Go big or go home…

Posts Tagged ‘thoughts

I was quite surprised when I wrote the one week post, “Really, a week’s gone already?”, and jubilant at one month, “Wow, we’re really doing it!”

But two months passed unnoticed, caught up among making a life. Suddenly we’re more then a quarter of a year in. How did that happen?

I’m not really sure where to start filling you in. There have been a few ups and downs – hence the radio silence.

The big news is that I’m moving to a different department in my company. I was working in healthcare, but it turned out to be more medical education than creative copywriting. Once I discussed this with the firm they were amazingly supportive and I’m moving to their creative team on Monday.

I’ll be covering both health and consumer accounts, which is respectively where I’ve come from and where I want to go. Hooray!

We’ve also had a few guests, visited a few strange tourist attractions and eaten a few strange things.

Long Beach Seafood, folk - yum!

Long Beach Seafood, folk - yum!

Food highlights include black pepper crab, cooked whole in unctuous sauce and pulled apart with our hands, and Indonesian grilled fish. This is barbecued while you wait and served with sweet chilli sauce studded with birdseyes and tiny chewy fish.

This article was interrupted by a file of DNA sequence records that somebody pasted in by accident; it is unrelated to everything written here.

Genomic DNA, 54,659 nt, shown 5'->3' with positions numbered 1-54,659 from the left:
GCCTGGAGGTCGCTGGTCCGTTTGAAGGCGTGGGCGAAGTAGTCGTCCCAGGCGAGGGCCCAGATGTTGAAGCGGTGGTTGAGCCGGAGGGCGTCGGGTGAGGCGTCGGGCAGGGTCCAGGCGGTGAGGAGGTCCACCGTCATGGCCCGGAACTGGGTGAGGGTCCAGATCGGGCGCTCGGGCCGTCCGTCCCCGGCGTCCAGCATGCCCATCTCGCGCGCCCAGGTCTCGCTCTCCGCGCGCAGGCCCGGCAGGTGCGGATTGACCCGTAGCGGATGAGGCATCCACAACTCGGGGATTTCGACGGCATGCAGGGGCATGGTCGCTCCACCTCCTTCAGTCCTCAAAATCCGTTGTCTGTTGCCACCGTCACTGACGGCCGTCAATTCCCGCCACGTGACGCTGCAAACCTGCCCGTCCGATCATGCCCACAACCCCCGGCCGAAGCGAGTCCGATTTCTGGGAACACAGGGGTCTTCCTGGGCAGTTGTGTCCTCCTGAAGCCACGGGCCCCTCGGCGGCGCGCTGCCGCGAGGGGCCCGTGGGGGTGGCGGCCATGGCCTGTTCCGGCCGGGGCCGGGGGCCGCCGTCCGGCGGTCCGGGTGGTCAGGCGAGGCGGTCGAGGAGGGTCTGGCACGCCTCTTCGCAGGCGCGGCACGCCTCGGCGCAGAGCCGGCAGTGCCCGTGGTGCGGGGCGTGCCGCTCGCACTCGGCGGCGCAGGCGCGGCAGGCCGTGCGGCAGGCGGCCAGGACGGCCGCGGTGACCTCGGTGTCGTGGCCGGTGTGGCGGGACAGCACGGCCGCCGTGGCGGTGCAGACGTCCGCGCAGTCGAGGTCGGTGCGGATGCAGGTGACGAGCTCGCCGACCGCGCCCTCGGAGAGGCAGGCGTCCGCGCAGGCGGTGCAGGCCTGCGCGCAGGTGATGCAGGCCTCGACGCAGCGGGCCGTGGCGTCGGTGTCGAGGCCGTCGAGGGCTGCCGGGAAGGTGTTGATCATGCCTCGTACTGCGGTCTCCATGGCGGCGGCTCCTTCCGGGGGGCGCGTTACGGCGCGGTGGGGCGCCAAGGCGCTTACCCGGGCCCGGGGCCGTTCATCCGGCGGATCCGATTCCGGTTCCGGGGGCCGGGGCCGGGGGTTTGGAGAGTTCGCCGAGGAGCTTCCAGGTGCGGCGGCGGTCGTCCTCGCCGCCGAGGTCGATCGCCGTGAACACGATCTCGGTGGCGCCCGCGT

Tiny mouthfuls of deliciousness

Tiny mouthfuls of deliciousness

Have also sought out xiao long bao (I believe ‘small basket dumpling’ is the literal translation). They are Shanghainese; soup, pork and crab filled, and probably manna. The Singapore version wasn’t up to the original standard, but pretty damned good.

Over the road we have a nice cheap food centre that sells north Indian food, seafood noodles and chicken rice – it’s impossible for two of us to spend more then $20 here (£9), and that’s if we have a couple of beers.

Further down the street there’s a great Indian restaurant where they’re starting to recognise us, and the next road down boasts a whole string of places selling Singapore’s infamous fish head curry (I ate an eye, I win a prize!).

Over the crossroad there’s a lovely little French place – straight off the streets of Paris, as the snails, fois gras and profiteroles attest.

The range and price of the food out here means we’ve settled into a pattern where we eat out about four times a week.

In other news, I appear to be gaining weight.

Love you all,

Elle xx

Singapore life is good. It’s sunny, the food is great, my new job promises to be interesting. I can take taxis everywhere and go to the beach at weekends. But is it all soy milk and honey? Not quite.